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A Product Value Hypothesis

Look around and choose any product around you: a cellphone, a chair, toothpaste, whatever. Now recall the price at which you had purchased the product, and try to compare it against the value (satisfaction) that you have extracted out of the product so far. Now imagine that the product irrepairably breaks right now. How much value have you just lost out of the product?

Last year, I had purchased a neat spectacle. Recently, I managed to misplace it. I had almost convinced myself that since I had used the specs for over an year, I had extracted out much of the value from the purchase and the loss was not great at all. Correct?

Here is a theory. Every product has some inherent value in it. You can visualize the product as a water tank with a tap. You turn the tap on, and with the passage of time, water drips out. The amount of water dripped out is analogous to the value extracted out of the product. Multiple products may have the same value content in them (tantamount to having the same water content), but these products may have different characteristics for extracting this inherent value.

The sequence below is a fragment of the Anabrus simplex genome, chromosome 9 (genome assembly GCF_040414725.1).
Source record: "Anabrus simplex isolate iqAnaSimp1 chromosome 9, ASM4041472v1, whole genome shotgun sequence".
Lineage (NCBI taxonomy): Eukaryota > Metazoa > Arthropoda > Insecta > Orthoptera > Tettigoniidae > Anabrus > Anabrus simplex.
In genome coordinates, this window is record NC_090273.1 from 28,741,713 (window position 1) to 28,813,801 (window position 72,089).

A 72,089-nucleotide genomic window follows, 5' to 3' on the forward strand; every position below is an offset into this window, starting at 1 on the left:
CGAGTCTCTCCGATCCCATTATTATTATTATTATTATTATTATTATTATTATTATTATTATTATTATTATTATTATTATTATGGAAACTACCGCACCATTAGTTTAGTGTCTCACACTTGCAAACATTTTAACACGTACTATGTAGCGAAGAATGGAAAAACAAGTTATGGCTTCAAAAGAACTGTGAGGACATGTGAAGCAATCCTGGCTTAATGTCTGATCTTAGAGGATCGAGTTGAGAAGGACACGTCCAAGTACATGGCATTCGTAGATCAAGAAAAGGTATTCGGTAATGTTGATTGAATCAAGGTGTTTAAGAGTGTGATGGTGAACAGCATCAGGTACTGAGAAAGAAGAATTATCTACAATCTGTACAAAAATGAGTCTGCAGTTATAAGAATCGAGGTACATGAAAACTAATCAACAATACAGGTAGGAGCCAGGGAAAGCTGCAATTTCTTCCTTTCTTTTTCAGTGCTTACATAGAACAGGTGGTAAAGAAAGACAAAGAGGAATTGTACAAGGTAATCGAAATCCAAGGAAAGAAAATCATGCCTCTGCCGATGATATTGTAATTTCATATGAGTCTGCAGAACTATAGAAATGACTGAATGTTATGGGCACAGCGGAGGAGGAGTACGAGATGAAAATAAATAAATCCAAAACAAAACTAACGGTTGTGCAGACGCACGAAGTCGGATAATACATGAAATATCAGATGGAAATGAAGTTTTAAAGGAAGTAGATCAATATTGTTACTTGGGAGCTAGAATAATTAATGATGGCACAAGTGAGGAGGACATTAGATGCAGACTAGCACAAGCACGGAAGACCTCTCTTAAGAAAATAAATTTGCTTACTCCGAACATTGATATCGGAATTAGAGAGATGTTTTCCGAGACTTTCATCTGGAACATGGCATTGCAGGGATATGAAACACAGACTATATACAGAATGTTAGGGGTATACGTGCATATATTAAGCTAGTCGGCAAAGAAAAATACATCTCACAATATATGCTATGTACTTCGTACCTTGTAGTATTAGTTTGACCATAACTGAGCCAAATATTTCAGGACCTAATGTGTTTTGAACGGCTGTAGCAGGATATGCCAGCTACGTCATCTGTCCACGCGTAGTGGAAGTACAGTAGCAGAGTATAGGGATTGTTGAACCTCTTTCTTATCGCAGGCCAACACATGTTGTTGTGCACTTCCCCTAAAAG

Value Extracted vs Time

Category 1: These are products whose value is extracted in a very short amount of time. From a consumer's perspective, an example would be something like an amusement park ride, chocolates, books. Once you eat a chocolate, you pretty much extract all the value from the chocolate.

Category 2: As long as the the products in this category perform the way the consumer expects them to perform, the products keep generating value for the consumer. Products such as a car, mobile phone, laptop fall into this category.

Category 3: Products whose value is extracted post investing a lot of time fall into this category. Take a look at Twitter: for users of twitter, the product falls in Category 2, but for the company itself, the product falls in Category 3. The data collected from all the several tweets become commercially useful only when the data has been collected for a long time.

I can't help but relate this theory to the way products are developed in startups. A startup should try to build products which commensurate the engineering skillset available within the organization. Building products in category 3 is tough; and engineers building such products should have the confidence to trust themselves to build products which generate value latter in their lives.

Aah, and my spectacles belonged to the 2nd category!

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